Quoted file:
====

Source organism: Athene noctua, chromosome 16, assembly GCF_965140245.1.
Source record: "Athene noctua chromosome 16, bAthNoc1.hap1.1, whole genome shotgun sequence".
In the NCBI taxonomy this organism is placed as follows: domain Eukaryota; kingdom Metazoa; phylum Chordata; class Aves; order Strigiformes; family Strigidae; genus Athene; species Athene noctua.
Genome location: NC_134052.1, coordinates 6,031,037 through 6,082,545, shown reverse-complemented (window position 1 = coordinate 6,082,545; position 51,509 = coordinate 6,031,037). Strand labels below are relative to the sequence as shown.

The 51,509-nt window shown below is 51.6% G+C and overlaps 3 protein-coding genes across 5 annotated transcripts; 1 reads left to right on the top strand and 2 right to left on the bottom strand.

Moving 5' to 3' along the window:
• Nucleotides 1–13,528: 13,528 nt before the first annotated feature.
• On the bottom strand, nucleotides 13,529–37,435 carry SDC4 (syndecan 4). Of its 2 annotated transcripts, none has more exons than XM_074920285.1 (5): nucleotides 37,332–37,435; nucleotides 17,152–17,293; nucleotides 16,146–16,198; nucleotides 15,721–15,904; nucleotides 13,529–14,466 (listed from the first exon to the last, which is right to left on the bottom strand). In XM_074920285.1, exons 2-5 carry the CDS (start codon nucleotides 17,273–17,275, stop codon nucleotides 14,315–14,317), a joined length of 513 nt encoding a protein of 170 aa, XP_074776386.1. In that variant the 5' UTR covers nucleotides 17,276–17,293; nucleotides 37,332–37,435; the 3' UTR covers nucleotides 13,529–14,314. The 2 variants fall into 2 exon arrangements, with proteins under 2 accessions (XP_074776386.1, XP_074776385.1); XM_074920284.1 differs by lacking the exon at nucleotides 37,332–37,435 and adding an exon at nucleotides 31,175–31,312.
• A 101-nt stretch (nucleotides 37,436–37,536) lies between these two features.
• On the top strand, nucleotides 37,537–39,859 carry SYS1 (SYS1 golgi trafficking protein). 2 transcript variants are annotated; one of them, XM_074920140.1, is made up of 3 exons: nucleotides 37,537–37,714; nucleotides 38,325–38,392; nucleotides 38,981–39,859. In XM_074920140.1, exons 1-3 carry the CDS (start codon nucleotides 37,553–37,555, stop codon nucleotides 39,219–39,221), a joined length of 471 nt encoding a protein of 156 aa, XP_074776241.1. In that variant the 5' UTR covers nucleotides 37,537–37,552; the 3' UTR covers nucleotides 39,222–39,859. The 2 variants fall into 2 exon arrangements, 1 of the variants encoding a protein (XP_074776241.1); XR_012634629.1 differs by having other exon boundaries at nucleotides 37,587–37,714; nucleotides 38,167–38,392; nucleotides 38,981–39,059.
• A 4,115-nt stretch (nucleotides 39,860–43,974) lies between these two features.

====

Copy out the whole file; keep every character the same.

Source organism: Athene noctua, chromosome 16, assembly GCF_965140245.1.
Source record: "Athene noctua chromosome 16, bAthNoc1.hap1.1, whole genome shotgun sequence".
In the NCBI taxonomy this organism is placed as follows: domain Eukaryota; kingdom Metazoa; phylum Chordata; class Aves; order Strigiformes; family Strigidae; genus Athene; species Athene noctua.
Genome location: NC_134052.1, coordinates 6,031,037 through 6,082,545, shown reverse-complemented (window position 1 = coordinate 6,082,545; position 51,509 = coordinate 6,031,037). Strand labels below are relative to the sequence as shown.

The 51,509-nt window shown below is 51.6% G+C and overlaps 3 protein-coding genes across 5 annotated transcripts; 1 reads left to right on the top strand and 2 right to left on the bottom strand.

Moving 5' to 3' along the window:
• Nucleotides 1–13,528: 13,528 nt before the first annotated feature.
• On the bottom strand, nucleotides 13,529–37,435 carry SDC4 (syndecan 4). Of its 2 annotated transcripts, none has more exons than XM_074920285.1 (5): nucleotides 37,332–37,435; nucleotides 17,152–17,293; nucleotides 16,146–16,198; nucleotides 15,721–15,904; nucleotides 13,529–14,466 (listed from the first exon to the last, which is right to left on the bottom strand). In XM_074920285.1, exons 2-5 carry the CDS (start codon nucleotides 17,273–17,275, stop codon nucleotides 14,315–14,317), a joined length of 513 nt encoding a protein of 170 aa, XP_074776386.1. In that variant the 5' UTR covers nucleotides 17,276–17,293; nucleotides 37,332–37,435; the 3' UTR covers nucleotides 13,529–14,314. The 2 variants fall into 2 exon arrangements, with proteins under 2 accessions (XP_074776386.1, XP_074776385.1); XM_074920284.1 differs by lacking the exon at nucleotides 37,332–37,435 and adding an exon at nucleotides 31,175–31,312.
• A 101-nt stretch (nucleotides 37,436–37,536) lies between these two features.
• On the top strand, nucleotides 37,537–39,859 carry SYS1 (SYS1 golgi trafficking protein). 2 transcript variants are annotated; one of them, XM_074920140.1, is made up of 3 exons: nucleotides 37,537–37,714; nucleotides 38,325–38,392; nucleotides 38,981–39,859. In XM_074920140.1, exons 1-3 carry the CDS (start codon nucleotides 37,553–37,555, stop codon nucleotides 39,219–39,221), a joined length of 471 nt encoding a protein of 156 aa, XP_074776241.1. In that variant the 5' UTR covers nucleotides 37,537–37,552; the 3' UTR covers nucleotides 39,222–39,859. The 2 variants fall into 2 exon arrangements, 1 of the variants encoding a protein (XP_074776241.1); XR_012634629.1 differs by having other exon boundaries at nucleotides 37,587–37,714; nucleotides 38,167–38,392; nucleotides 38,981–39,059.
• A 4,115-nt stretch (nucleotides 39,860–43,974) lies between these two features.